In Summer, one of our Acacia trees snapped its trunk about five feet off the ground. The colour of the bark and exposed timber against the dry grasses, and the shape of the branches kept drawing my attention. Today, as I was scrolling through some old photographs, I came across this one.
I like this photograph because it has an abstract quality. My attention moves between the tree in the foreground, and the scraggly growth in the background. The tree in the foreground almost becomes a frame for the thin lines of scrub in the background. I am reminded of our landscape painters – Fred Williams comes to mind – and the photograph almost becomes a painting.
9 thoughts on “A Fallen Acacia”
Hi Lisa, I love this picture, too! Nature is pure art. It only depends on the way we observe what is around. Excellent shot! Have a good week ahead and take care! 🙂
Thanks Fabio. I have taken so many shots of this tree. The contrast between the dark bark and the rich ochre-coloured timber looks fascinating from many angles. Also, burrowing larvae have created marvelous patterns on the surface of the branches, which become visible in the sections where the bark has peeled away. I’ll post some of those on another day. I hope you have a great week too. Lisa 🙂
Hello Lisa, Thanks so much for the additional explanations! Looking forward to seeing the sequel! Thanks again! Take care. Fabio 🙂
Lisa, Thanks so much for mentioning the painter Fred Williams. I will post one of his paintings soon. Enjoy your 15-acre place, where you get a so high yield! Reminds me of Machado de Assis, who wrote a universal literature staying all his time in Rio de Janeiro. Take care, my friend! 🙂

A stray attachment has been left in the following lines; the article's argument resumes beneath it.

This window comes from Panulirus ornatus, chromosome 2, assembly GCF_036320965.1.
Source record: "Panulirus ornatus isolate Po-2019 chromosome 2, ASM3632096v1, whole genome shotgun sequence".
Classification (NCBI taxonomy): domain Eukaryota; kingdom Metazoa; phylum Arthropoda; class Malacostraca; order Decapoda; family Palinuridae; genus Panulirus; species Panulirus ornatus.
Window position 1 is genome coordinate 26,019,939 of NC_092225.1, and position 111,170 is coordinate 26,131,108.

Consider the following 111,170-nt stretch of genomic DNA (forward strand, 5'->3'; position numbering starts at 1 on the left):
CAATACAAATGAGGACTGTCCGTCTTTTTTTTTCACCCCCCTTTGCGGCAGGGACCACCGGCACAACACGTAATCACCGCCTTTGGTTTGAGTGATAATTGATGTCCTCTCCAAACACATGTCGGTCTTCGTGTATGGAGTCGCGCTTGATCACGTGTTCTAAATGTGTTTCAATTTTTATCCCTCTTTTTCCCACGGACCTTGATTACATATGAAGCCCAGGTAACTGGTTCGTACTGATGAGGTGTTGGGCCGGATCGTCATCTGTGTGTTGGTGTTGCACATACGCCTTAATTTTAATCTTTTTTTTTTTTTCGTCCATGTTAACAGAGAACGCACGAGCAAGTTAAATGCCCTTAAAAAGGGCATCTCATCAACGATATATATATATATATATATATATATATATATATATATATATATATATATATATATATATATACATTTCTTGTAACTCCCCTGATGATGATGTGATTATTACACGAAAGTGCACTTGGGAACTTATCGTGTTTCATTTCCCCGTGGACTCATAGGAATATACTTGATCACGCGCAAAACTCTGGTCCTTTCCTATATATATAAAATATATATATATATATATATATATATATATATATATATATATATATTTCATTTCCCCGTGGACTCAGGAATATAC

Great! If you’re not familiar with his work, you might also enjoy Sidney Nolan – he often paints figures in the foreground, but if you look beyond the figure, the landscape is often the real subject.
Also, a painter recognised as the first one to truly capture the Australian light, and who faithfully painted the landscape as it was back then, is Eugene Von Guerard – his painting of Tower Hill was used as a guide to revegetate what had become a bald hill and restore it to a native habitat.
A well known school of landscape painters in Victoria was the Heidelberg School – many wonderful works among them too!
Thanks for sharing an interest in the artists! Lisa 🙂
Please check this post:
Thanks so much for all the references! I will take a look at their works.
I love this picture!
Many of the Acacia species are short lived, but when they die they give themselves back to the earth to add nutrients and organic matter for the other organisms of the forest:) The picture kind of makes me think of a long bony figure reaching
Thank you! Yes, it can take on many different forms. 🙂 Lisa
I also like that photograph very much. Sorry about your tree. Hugs